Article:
Being flexible and mobile without losing my objective. Building a successful career in finance depends on finding the right fit. I personally was not fit to be an investment banker, which meant that I needed to find a culture that worked for me. Citadel’s values and culture helped achieve my objective. Citadel closed its funds to new money in January 2015. I resigned in March 2015 to focus on philanthropy and prepare for the last challenge in my career path. I am always ready to move on.

What matters more, ambition or talent?

They both matter. Talent without ambition will prevent you from achieving your objective while ambition without talent is a recipe for failure.

What advice would you give to your 30 year old self?

Be more diplomatic and political.

Who do you admire?

Indra Nooyi, CEO of Pepsi, for having achieved success in her career and family life.

In what place are you happiest?

At home with my family.

What’s your biggest extravagance?

Luxurious holidays with the family.

How would you change government policy to help women in the workplace?

I would impose on employers to provide career coaching for women. What holds most of us women back is ourselves as we lack self belief and lose sight of our objective and the ability to move on. In finance we are competing with men who never fail to take credit for their performance. Women in general wait to be recognised rather than being proactive. This needs to change in order to encourage more women to have a career in finance. Success is about believing in your career so completely that there is no other possible outcome.

Do you believe in quotas?

Yes, boardrooms are a men’s private club.

Describe yourself in 3 words?

Hard-working, ambitious and organised.

Victoria Roper-Curzon – Co-Founder of Children’s clothing brand Elfie London

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What motivates you?

Time. The more quality work i get through, the more guilt-free fun i can have with my children, husband and friends.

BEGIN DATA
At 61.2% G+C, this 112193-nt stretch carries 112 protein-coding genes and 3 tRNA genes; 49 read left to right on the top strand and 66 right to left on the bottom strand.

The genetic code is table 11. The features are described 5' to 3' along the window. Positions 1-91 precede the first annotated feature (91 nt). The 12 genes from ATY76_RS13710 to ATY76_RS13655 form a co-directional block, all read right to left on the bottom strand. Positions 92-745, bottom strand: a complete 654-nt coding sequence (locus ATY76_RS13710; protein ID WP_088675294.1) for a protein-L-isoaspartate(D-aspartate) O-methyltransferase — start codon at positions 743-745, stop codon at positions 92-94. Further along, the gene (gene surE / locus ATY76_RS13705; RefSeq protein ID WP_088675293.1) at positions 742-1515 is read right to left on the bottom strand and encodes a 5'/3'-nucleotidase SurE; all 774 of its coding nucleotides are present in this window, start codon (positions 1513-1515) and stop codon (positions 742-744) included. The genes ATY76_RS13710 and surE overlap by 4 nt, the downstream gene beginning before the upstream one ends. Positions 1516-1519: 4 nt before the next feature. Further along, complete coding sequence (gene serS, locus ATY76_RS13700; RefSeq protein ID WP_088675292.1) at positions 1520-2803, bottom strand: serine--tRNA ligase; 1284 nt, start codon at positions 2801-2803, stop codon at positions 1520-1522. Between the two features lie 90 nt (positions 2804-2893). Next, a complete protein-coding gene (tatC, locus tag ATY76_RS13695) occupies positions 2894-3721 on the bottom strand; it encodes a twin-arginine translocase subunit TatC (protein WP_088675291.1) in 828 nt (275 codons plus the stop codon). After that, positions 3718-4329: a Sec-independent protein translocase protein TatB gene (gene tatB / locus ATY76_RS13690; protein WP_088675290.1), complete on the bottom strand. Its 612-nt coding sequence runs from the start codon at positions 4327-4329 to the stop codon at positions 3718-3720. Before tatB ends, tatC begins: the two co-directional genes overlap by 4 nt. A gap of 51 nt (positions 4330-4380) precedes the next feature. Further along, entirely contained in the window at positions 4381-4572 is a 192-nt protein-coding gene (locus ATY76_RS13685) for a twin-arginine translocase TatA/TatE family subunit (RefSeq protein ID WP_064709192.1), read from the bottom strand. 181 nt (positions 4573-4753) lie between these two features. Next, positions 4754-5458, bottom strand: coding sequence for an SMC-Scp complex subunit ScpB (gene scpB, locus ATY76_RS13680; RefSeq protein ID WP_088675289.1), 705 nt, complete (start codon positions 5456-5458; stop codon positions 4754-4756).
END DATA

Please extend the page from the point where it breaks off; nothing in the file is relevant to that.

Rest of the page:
What has been the biggest learning curve in your career?
That you can’t do it all. We started our business trying to and nearly burnt out. Now we’ve sort of worked out a balance of what we are prepared to do and what we will let go in order to keep loving life!

What matters more, ambition or talent?
You need both. A little bit of ignorance helps along the way too… if we knew what starting a business really entailed….

What advice would you give to your 30 year old self?
Well last year i would say to myself:  brush my hair more… i looked a mess!

Who do you admire?
Mothers… we have to keep calm and carry on, on a daily basis.

In what place are you happiest?

In my cottage in the new forest, sitting in our garden doing nothing on a sunny day…

What’s your biggest extravagance?
My children. I have four, which is quite greedy.

How would you change government policy to help women in the workplace?
Local drop off crèches for babies and toddlers when childcare unexpectedly falls through.

Do you believe in quotas?
No, i believe in people who work hard and are the best candidate for the job, regardless of their gender.

Describe yourself in 3 words?
Beautiful, gracious and kind… and extremely clever 😉

Harriet Minter – Editor of the Guardian’s Women in Leadership section

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What motivates you?

Praise and a need to improve things. For a long-time I felt a bit ashamed of admitting to the first but I’ve had to get over that, it matters to me and that’s ok. On the second, I’m terrible for sticking my nose into other people’s business. If I see something I can help with, then I want to help. Sometimes that’s appreciated and sometimes it isn’t, I’ve had to learn to let the latter go.

What has been the biggest learning curve
 in your career?

Realising that just because I believe in something doesn’t mean everyone else will, and sometimes you just have to trust your gut and go for it. It might not make sense to everyone around you but if it feels right to you, do it. Setting up Women in Leadership took my career down a completely different path, if I’d done the practical thing it would never have existed and it certainly wouldn’t have lasted two years but I just had a feeling it was going to lead somewhere. Best decision I ever made.

What matters more, ambition or talent?

Ambition. I sometimes think natural talent actually makes us lazy, there’s nothing like a bit of grit and determination to make things happen.

What advice would you give to your 30 year old self?

Take the help. We think we have to do everything alone but that’s really not success. Do you think Oprah does everything herself?! Know what you’re good at and do that. Then delegate everything else.